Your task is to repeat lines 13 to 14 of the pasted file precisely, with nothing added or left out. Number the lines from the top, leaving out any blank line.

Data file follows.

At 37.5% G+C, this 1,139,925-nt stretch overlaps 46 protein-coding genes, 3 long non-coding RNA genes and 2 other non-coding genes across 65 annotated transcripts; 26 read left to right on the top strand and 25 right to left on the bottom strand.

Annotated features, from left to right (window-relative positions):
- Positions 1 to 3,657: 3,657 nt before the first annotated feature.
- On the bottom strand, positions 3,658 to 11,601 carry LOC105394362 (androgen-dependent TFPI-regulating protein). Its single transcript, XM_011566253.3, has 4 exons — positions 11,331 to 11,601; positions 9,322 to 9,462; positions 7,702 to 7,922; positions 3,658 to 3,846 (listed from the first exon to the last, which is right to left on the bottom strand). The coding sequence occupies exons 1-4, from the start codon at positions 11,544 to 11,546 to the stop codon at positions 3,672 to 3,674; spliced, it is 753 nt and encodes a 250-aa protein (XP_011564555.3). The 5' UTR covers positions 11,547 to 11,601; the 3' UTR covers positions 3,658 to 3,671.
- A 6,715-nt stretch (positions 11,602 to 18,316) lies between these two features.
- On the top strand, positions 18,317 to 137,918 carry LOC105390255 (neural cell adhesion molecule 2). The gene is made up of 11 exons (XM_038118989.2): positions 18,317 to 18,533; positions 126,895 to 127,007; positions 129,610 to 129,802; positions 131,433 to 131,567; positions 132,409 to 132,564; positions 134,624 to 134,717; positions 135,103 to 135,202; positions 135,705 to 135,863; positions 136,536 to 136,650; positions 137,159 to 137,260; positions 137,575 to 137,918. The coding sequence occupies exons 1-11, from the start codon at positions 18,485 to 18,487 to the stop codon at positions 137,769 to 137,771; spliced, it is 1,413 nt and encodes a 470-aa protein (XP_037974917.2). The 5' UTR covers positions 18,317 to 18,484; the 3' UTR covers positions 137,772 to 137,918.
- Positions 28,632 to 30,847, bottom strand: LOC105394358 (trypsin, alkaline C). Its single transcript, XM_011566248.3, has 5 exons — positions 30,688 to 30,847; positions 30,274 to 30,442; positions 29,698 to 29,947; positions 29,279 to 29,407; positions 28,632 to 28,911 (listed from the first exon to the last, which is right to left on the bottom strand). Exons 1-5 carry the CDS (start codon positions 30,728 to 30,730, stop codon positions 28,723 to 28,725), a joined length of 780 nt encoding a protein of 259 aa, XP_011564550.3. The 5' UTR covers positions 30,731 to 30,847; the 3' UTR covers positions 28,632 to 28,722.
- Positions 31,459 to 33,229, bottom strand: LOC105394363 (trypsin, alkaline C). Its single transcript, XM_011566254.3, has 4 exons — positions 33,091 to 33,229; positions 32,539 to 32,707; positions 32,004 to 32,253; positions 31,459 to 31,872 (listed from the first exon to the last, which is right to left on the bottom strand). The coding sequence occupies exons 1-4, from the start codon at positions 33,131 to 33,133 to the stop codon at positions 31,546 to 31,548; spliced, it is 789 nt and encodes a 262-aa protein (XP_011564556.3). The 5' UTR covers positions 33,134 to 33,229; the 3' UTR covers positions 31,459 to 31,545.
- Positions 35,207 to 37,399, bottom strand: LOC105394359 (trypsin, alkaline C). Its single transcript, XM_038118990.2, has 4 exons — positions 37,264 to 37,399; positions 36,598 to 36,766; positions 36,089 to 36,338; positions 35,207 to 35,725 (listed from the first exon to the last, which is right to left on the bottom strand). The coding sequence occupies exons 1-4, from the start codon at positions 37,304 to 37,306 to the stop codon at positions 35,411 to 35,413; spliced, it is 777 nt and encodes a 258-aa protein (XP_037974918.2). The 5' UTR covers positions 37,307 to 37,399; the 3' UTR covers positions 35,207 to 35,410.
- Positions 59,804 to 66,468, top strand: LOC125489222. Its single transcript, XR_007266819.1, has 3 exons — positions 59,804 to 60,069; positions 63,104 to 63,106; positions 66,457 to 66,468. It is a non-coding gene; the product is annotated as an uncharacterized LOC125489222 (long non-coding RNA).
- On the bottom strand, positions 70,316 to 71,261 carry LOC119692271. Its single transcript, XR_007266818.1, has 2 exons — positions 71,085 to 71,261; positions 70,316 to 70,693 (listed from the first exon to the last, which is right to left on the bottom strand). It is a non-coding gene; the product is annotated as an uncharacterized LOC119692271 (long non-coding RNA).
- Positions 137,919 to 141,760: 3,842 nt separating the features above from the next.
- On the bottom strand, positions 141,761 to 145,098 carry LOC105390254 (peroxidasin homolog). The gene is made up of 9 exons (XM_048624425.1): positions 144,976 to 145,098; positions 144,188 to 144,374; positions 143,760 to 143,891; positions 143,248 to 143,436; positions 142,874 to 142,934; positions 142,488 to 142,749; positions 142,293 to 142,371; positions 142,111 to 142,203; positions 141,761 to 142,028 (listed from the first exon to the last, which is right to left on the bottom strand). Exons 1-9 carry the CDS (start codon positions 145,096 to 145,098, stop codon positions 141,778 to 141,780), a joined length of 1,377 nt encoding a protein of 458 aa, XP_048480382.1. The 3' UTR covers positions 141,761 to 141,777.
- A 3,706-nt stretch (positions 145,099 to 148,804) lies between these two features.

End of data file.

- On the bottom strand, positions 141,761 to 145,098 carry LOC105390254 (peroxidasin homolog). The gene is made up of 9 exons (XM_048624425.1): positions 144,976 to 145,098; positions 144,188 to 144,374; positions 143,760 to 143,891; positions 143,248 to 143,436; positions 142,874 to 142,934; positions 142,488 to 142,749; positions 142,293 to 142,371; positions 142,111 to 142,203; positions 141,761 to 142,028 (listed from the first exon to the last, which is right to left on the bottom strand). Exons 1-9 carry the CDS (start codon positions 145,096 to 145,098, stop codon positions 141,778 to 141,780), a joined length of 1,377 nt encoding a protein of 458 aa, XP_048480382.1. The 3' UTR covers positions 141,761 to 141,777.
- A 3,706-nt stretch (positions 145,099 to 148,804) lies between these two features.